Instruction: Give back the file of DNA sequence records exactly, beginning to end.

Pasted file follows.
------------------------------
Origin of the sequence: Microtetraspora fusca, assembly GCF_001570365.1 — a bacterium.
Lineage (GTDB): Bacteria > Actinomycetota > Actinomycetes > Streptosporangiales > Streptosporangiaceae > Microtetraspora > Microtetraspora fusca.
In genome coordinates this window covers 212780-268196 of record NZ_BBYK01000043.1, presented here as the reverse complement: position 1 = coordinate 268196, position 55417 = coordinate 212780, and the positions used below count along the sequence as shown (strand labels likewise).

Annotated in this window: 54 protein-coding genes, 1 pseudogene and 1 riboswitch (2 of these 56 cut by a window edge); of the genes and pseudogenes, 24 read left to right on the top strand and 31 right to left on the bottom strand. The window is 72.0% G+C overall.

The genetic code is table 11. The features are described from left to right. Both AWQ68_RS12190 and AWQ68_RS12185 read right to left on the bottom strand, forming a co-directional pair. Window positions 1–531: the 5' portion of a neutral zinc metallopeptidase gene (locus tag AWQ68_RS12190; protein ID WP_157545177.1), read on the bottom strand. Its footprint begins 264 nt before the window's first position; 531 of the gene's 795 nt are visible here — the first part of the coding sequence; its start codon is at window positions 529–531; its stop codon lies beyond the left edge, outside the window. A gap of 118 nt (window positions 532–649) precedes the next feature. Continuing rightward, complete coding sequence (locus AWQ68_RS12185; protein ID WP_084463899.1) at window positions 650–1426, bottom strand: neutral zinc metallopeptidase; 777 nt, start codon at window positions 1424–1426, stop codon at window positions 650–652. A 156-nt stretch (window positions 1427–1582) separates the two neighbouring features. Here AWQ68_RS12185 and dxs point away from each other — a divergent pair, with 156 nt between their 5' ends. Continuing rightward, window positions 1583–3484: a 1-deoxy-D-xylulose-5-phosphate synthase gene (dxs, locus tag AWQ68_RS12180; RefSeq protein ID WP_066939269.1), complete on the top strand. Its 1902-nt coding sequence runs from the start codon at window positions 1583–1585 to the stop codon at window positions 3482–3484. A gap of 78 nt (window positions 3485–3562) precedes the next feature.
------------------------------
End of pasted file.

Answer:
Origin of the sequence: Microtetraspora fusca, assembly GCF_001570365.1 — a bacterium.
Lineage (GTDB): Bacteria > Actinomycetota > Actinomycetes > Streptosporangiales > Streptosporangiaceae > Microtetraspora > Microtetraspora fusca.
In genome coordinates this window covers 212780-268196 of record NZ_BBYK01000043.1, presented here as the reverse complement: position 1 = coordinate 268196, position 55417 = coordinate 212780, and the positions used below count along the sequence as shown (strand labels likewise).

Annotated in this window: 54 protein-coding genes, 1 pseudogene and 1 riboswitch (2 of these 56 cut by a window edge); of the genes and pseudogenes, 24 read left to right on the top strand and 31 right to left on the bottom strand. The window is 72.0% G+C overall.

The genetic code is table 11. The features are described from left to right. Both AWQ68_RS12190 and AWQ68_RS12185 read right to left on the bottom strand, forming a co-directional pair. Window positions 1–531: the 5' portion of a neutral zinc metallopeptidase gene (locus tag AWQ68_RS12190; protein ID WP_157545177.1), read on the bottom strand. Its footprint begins 264 nt before the window's first position; 531 of the gene's 795 nt are visible here — the first part of the coding sequence; its start codon is at window positions 529–531; its stop codon lies beyond the left edge, outside the window. A gap of 118 nt (window positions 532–649) precedes the next feature. Continuing rightward, complete coding sequence (locus AWQ68_RS12185; protein ID WP_084463899.1) at window positions 650–1426, bottom strand: neutral zinc metallopeptidase; 777 nt, start codon at window positions 1424–1426, stop codon at window positions 650–652. A 156-nt stretch (window positions 1427–1582) separates the two neighbouring features. Here AWQ68_RS12185 and dxs point away from each other — a divergent pair, with 156 nt between their 5' ends. Continuing rightward, window positions 1583–3484: a 1-deoxy-D-xylulose-5-phosphate synthase gene (dxs, locus tag AWQ68_RS12180; RefSeq protein ID WP_066939269.1), complete on the top strand. Its 1902-nt coding sequence runs from the start codon at window positions 1583–1585 to the stop codon at window positions 3482–3484. A gap of 78 nt (window positions 3485–3562) precedes the next feature.